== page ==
NASA Technical Reports Server (NTRS)

    Fisher, E. A.; Trela, W.

    1979-01-01

    A ceramic turbine stator evaluation program administered by the NASA Lewis Research Center and supported by the Department of Energy is outlined. The objectives of the program are to evaluate the durability of ceramic stators over a highly dynamic automotive gas turbine duty cycle and to assess the capability of current ceramic design methodology to predict the durability of the stators over the selected duty cycle for times in excess of 200 hours. The program also provides an assessment of the ability of the ceramic industry to fabricate complex geometry monolithic stators by near-net-shape forming processes. A summary of results obtained to date is presented and future plans are discussed.

  2. Industry

    SciTech Connect

    Bernstein, Lenny; Roy, Joyashree; Delhotal, K. Casey; Harnisch, Jochen; Matsuhashi, Ryuji; Price, Lynn; Tanaka, Kanako; Worrell, Ernst; Yamba, Francis; Fengqi, Zhou; de la Rue du Can, Stephane; Gielen, Dolf; Joosen, Suzanne; Konar, Manaswita; Matysek, Anna; Miner, Reid; Okazaki, Teruo; Sanders, Johan; Sheinbaum Parado, Claudia

    2007-12-01

    This chapter addresses past, ongoing, and short (to 2010) and medium-term (to 2030) future actions that can be taken to mitigate GHG emissions from the manufacturing and process industries. Globally, and in most countries, CO{sub 2} accounts for more than 90% of CO{sub 2}-eq GHG emissions from the industrial sector (Price et al., 2006; US EPA, 2006b). These CO{sub 2} emissions arise from three sources: (1) the use of fossil fuels for energy, either directly by industry for heat and power generation or indirectly in the generation of purchased electricity and steam; (2) non-energy uses of fossil fuels in chemical processing and metal smelting; and (3) non-fossil fuel sources, for example cement and lime manufacture. Industrial processes also emit other GHGs, e.g.: (1) Nitrous oxide (N{sub 2}O) is emitted as a byproduct of adipic acid, nitric acid and caprolactam production; (2) HFC-23 is emitted as a byproduct of HCFC-22 production, a refrigerant, and also used in fluoroplastics manufacture; (3) Perfluorocarbons (PFCs) are emitted as byproducts of aluminium smelting and in semiconductor manufacture; (4) Sulphur hexafluoride (SF{sub 6}) is emitted in the manufacture, use and, decommissioning of gas insulated electrical switchgear, during the production of flat screen panels and semiconductors, from magnesium die casting and other industrial applications; (5) Methane (CH{sub 4}) is emitted as a byproduct of some chemical processes; and (6) CH{sub 4} and N{sub 2}O can be emitted by food industry waste streams. Many GHG emission mitigation options have been developed for the industrial sector. They fall into three categories: operating procedures, sector-wide technologies and process-specific technologies. A sampling of these options is discussed in Sections 7.2-7.4. The short- and medium-term potential for and cost of all classes of options are discussed in Section 7.5, barriers to the application of these options are addressed in Section 7.6 and the implication of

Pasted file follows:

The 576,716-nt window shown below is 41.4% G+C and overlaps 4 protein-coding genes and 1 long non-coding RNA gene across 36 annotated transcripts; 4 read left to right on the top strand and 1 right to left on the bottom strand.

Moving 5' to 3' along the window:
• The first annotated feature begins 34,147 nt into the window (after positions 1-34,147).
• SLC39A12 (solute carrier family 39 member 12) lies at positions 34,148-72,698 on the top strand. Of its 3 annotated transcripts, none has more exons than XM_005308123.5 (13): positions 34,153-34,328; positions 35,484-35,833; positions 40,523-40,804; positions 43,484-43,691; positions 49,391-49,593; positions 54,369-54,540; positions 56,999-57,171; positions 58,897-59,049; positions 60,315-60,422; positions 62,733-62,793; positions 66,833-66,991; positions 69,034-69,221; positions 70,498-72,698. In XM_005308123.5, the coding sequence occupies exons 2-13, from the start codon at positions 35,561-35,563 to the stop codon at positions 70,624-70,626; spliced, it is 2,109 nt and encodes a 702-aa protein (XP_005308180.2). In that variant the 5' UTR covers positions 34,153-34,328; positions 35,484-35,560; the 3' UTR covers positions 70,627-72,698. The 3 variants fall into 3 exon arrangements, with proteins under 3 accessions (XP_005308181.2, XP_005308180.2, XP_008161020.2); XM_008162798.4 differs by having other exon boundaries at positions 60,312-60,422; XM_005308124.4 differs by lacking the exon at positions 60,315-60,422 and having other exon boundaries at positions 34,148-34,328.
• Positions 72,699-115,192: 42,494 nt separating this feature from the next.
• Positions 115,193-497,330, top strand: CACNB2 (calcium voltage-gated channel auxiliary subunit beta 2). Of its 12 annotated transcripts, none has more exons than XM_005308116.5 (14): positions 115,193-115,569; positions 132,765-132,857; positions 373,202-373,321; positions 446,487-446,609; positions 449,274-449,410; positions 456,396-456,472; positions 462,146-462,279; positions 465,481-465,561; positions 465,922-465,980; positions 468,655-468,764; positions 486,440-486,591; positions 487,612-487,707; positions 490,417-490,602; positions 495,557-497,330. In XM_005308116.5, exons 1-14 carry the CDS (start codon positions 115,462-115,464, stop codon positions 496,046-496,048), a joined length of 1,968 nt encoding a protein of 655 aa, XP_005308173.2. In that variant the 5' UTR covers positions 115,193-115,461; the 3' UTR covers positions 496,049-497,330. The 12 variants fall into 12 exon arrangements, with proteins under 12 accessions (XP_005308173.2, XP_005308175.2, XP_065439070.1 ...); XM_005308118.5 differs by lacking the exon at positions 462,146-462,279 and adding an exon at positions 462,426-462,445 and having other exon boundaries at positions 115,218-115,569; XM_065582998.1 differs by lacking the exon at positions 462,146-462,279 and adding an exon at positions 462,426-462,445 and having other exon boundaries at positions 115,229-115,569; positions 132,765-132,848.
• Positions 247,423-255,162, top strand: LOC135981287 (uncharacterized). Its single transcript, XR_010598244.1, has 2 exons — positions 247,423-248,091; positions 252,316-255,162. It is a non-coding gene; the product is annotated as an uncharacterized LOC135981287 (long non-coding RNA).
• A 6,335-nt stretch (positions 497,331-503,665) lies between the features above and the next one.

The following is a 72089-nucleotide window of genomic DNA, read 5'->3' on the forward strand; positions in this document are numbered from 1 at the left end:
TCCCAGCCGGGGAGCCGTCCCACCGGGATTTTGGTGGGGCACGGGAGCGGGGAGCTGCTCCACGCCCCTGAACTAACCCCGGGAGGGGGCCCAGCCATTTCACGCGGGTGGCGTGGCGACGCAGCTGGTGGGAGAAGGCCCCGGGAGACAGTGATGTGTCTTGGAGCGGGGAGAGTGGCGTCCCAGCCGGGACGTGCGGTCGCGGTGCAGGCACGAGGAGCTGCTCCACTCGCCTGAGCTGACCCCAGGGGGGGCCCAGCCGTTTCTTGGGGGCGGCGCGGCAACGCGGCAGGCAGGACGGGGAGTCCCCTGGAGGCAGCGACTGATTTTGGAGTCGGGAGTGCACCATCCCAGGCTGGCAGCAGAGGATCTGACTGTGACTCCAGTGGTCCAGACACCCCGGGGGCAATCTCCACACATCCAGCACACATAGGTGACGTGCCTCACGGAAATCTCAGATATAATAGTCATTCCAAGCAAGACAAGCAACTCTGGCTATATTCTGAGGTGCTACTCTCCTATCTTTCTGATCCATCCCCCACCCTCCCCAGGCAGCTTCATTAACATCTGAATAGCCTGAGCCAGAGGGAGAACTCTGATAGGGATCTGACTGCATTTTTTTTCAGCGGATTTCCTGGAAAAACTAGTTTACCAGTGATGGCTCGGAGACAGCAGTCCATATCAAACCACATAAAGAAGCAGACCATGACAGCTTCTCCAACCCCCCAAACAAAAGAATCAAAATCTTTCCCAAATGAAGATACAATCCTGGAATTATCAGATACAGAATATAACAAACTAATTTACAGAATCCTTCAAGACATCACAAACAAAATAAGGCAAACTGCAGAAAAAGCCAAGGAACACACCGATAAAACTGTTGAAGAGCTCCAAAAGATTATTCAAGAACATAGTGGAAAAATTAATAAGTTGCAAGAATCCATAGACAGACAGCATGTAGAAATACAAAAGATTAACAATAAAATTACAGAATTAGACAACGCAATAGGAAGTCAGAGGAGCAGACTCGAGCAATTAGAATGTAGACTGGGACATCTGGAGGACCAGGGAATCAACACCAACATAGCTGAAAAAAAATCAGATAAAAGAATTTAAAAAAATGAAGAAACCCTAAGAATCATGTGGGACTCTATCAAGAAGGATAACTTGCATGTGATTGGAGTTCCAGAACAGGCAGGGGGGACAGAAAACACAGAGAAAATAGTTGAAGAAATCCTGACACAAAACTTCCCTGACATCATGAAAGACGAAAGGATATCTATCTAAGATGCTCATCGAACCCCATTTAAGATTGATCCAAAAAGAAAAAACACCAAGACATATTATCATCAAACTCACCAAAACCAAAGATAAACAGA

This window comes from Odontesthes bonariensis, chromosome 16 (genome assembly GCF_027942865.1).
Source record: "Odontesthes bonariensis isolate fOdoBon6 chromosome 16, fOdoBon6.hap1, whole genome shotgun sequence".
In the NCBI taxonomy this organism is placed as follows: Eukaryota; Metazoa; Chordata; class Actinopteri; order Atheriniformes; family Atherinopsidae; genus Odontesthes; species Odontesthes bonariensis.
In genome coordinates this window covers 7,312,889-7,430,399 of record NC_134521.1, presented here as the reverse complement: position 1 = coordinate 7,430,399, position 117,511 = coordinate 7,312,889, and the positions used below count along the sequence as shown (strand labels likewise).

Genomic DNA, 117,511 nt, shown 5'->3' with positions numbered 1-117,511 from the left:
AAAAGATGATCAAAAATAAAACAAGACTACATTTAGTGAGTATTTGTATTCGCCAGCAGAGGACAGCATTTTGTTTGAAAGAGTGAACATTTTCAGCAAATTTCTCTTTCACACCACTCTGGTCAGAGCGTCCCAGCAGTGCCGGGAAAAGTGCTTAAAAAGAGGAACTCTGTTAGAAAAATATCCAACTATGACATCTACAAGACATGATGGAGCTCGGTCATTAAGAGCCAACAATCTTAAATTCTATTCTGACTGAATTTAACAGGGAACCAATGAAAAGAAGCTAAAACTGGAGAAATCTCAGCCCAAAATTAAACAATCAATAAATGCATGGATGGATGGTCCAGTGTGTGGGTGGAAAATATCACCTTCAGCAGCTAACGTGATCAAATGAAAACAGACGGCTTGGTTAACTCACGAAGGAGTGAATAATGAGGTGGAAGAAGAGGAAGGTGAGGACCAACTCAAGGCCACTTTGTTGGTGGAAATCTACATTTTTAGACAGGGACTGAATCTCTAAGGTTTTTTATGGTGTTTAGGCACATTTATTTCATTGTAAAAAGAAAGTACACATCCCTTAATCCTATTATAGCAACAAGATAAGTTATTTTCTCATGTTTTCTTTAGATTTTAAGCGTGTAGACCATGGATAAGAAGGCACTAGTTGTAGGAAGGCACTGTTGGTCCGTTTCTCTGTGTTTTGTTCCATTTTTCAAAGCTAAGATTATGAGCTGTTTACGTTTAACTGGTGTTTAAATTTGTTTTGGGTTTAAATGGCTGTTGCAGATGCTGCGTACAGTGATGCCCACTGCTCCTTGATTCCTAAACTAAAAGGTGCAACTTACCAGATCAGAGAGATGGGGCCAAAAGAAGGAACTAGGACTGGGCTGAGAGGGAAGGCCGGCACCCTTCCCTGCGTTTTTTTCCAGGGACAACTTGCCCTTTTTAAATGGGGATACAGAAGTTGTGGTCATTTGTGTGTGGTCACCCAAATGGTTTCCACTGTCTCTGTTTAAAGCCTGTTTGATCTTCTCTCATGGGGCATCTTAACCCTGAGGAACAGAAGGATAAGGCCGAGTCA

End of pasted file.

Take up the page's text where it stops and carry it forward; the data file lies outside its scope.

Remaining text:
3. Interference Lattice-based Loop Nest Tilings for Stencil Computations

    NASA Technical Reports Server (NTRS)

    VanderWijngaart, Rob F.; Frumkin, Michael

    2000-01-01

    A common method for improving performance of stencil operations on structured multi-dimensional discretization grids is loop tiling. Tile shapes and sizes are usually determined heuristically, based on the size of the primary data cache. We provide a lower bound on the numbers of cache misses that must be incurred by any tiling, and a close achievable bound using a particular tiling based on the grid interference lattice. The latter tiling is used to derive highly efficient loop orderings. The total number of cache misses of a code is the sum of (necessary) cold misses and misses caused by elements being dropped from the cache between successive loads (replacement misses). Maximizing temporal locality is equivalent to minimizing replacement misses. Temporal locality of loop nests implementing stencil operations is optimized by tilings that avoid data conflicts. We divide the loop nest iteration space into conflict-free tiles, derived from the cache miss equation. The tiling involves the definition of the grid interference lattice an equivalence class of grid points whose images in main memory map to the same location in the cache-and the construction of a special basis for the lattice. Conflicts only occur on the boundaries of the tiles, unless the tiles are too thin. We show that the surface area of the tiles is bounded for grids of any dimensionality, and for caches of any associativity, provided the eccentricity of the fundamental parallelepiped (the tile spanned by the basis) of the lattice is bounded. Eccentricity is determined by two factors, aspect ratio and skewness. The aspect ratio of the parallelepiped can be bounded by appropriate array padding. The skewness can be bounded by the choice of a proper basis. Combining these two strategies ensures that pathologically thin tiles are avoided. They do not, however, minimize replacement misses per se. The reason is that tile visitation order influences the number of data conflicts on the tile boundaries. If two

  4. Ceramic stationary gas turbine

    SciTech Connect

    Roode, M. van

    1995-10-01